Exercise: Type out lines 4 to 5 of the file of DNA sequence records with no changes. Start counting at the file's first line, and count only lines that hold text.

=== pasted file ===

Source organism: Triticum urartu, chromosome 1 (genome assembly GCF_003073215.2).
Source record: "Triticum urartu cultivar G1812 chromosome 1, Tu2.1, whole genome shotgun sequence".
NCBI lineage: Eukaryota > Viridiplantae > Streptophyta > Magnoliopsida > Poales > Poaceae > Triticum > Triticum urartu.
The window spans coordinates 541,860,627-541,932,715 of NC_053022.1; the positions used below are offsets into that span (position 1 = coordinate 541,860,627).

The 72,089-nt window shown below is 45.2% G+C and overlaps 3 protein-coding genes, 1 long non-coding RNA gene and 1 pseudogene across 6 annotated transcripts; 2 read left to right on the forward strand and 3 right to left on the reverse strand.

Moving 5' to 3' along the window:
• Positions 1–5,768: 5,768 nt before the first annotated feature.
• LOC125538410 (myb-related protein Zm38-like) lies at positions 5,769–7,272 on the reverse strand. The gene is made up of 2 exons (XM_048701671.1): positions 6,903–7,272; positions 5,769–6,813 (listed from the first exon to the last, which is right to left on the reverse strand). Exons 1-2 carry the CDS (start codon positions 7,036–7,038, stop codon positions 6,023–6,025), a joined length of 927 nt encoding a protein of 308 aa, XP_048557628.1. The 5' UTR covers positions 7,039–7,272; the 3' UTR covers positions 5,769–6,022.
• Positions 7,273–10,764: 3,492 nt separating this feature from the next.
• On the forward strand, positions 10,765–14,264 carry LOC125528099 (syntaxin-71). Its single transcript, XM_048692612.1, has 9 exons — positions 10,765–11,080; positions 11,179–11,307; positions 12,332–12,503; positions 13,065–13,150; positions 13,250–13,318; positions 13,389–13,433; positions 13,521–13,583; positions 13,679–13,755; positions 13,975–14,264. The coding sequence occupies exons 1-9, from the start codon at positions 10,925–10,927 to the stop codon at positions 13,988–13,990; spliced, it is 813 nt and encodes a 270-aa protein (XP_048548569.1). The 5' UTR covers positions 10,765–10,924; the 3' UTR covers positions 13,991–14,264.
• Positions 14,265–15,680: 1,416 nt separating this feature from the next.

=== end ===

The window spans coordinates 541,860,627-541,932,715 of NC_053022.1; the positions used below are offsets into that span (position 1 = coordinate 541,860,627).

The 72,089-nt window shown below is 45.2% G+C and overlaps 3 protein-coding genes, 1 long non-coding RNA gene and 1 pseudogene across 6 annotated transcripts; 2 read left to right on the forward strand and 3 right to left on the reverse strand.